Poor single mom builds own 200-square foot home and it's simply amazing
A single mother of two children, Michelle Boyle, planned ahead for her retirement and built a 200-square foot tiny house on wheels all by herself.
Oregon Live reported that the woman began working on her dream when she was renting a house for $1,500 in Sherwood, Oregon.
It takes about a minute for a tour of Michelle Boyle’s house. The 196-square-foot home on wheels contains a kitchen, bathroom, space for a washer and dryer, and two bedrooms.
Before moving into her new house on wheels, she had to pay a rent of $1,500 every month, but the new house, about an eighth of the size of the previous house, costs her $70 a month and includes electricity, water, and internet.
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Boyle was inspired to build her dream home after she saw an image on Pinterest, in preparation for her retirement, and a desire to reduce her carbon footprint.
The mother-of-two lived in Sherwood for eight years before decided to do something about her living condition. She said, “Life has taught me that things don’t always go as planned.”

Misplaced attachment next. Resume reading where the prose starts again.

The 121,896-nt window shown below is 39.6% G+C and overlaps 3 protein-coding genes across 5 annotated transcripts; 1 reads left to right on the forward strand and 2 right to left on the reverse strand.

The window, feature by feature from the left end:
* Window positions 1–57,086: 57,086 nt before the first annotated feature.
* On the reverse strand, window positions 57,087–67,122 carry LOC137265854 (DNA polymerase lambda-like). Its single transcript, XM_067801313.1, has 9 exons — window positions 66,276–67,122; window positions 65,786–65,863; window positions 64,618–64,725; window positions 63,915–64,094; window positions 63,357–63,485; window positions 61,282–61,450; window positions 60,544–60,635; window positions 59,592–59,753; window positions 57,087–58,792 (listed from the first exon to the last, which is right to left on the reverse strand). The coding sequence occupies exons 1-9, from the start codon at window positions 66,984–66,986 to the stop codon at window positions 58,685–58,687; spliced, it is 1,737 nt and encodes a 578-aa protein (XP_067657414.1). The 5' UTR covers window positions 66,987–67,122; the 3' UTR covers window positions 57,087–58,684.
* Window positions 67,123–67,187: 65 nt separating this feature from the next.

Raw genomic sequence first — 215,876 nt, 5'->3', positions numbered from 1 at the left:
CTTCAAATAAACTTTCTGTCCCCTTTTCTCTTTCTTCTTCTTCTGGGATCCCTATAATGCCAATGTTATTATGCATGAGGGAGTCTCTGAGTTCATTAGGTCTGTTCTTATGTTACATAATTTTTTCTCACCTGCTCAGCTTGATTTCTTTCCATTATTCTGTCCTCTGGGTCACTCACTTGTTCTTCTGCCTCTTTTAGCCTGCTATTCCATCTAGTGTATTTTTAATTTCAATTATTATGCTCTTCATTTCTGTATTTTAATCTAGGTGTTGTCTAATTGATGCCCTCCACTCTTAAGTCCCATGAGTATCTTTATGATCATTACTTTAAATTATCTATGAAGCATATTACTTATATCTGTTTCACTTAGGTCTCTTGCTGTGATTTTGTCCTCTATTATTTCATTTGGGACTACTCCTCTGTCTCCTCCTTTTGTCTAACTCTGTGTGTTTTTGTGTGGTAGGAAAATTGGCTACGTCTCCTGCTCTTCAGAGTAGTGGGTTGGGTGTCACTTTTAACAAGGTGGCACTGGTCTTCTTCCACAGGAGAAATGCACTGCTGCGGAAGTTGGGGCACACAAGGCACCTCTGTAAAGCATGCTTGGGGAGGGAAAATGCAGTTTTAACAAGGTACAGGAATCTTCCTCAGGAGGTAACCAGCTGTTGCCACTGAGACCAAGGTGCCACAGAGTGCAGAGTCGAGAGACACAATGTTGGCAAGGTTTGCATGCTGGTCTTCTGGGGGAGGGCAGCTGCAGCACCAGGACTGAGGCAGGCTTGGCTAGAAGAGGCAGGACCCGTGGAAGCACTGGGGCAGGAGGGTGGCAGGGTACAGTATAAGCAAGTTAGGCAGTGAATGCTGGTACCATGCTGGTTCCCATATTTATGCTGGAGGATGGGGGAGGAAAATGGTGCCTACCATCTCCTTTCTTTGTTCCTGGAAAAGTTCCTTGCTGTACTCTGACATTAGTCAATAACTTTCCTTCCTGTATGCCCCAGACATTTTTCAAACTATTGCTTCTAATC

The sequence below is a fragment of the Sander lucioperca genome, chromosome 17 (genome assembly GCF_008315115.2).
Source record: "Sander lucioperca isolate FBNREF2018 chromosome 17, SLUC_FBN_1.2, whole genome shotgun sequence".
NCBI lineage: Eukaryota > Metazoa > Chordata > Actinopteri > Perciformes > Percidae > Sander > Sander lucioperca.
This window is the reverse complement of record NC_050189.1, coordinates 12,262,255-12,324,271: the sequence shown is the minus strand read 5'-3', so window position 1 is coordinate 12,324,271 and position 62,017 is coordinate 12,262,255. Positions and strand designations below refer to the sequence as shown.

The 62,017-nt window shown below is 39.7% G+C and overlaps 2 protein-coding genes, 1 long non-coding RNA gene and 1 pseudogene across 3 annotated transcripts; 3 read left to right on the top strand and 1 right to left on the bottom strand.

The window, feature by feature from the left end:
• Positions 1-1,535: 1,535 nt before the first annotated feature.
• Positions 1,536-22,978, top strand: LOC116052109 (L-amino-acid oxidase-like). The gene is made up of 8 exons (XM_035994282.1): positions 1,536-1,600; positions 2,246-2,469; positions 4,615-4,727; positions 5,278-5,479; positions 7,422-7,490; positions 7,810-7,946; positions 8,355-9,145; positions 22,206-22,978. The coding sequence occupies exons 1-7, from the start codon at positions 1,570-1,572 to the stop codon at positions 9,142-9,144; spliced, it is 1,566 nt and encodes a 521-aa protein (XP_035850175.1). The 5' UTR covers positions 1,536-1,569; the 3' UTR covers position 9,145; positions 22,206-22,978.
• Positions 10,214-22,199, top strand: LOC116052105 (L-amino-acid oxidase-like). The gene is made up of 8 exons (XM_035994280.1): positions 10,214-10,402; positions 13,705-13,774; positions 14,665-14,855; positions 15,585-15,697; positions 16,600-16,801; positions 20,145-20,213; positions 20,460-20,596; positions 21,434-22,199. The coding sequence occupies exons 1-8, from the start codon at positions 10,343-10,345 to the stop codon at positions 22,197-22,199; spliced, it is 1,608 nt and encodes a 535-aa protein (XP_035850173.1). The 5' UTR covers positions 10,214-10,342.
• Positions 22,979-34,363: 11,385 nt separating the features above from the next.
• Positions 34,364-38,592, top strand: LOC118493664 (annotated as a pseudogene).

Boyle, who was adopted as a toddler, was married and divorced twice. She later separated herself from her adoptive family.
She felt that she had been abandoned many times and lost houses to divorce and had to start over from scratch. She moved to Oregon about 15 years ago with just her clothes on her back.
Spending time building her tiny house gave her a sense of permanence. Another advantage was that she did not have to pay a mortgage on the house she built herself.
Boyle wanted to free up her time and her money. “I have to start designing my life so that I can actually live off my Social Security income. The only choice I really have is to reduce my standard of living,” she added.
The 51-year-old said that building her house was one of the most rewarding experiences. In fact, she did not just build it, she even designed it.
The house is 8.5 feet wide, 24 feet long and 13.5 feet high. She began by joining Tiny House, an organization that helps people build their own houses to live a simpler life.
She did have a few volunteers to help her out. Though the ‘homebuilders’ were no experts, they did get inputs from Google and YouTube. She began working on her house in September 2015.
Some of the volunteers did have experience in building tiny houses, for instance, Alyse Holzhausen had remodeled her home kitchen in Canby, while another volunteer, Lisa Stephon, had worked with Habitat for Humanity.
Multiple sponsors came forward to help her, including Lowe’s and American Standard. Boyle documented her homebuilding experience on her blog My Empty Nest.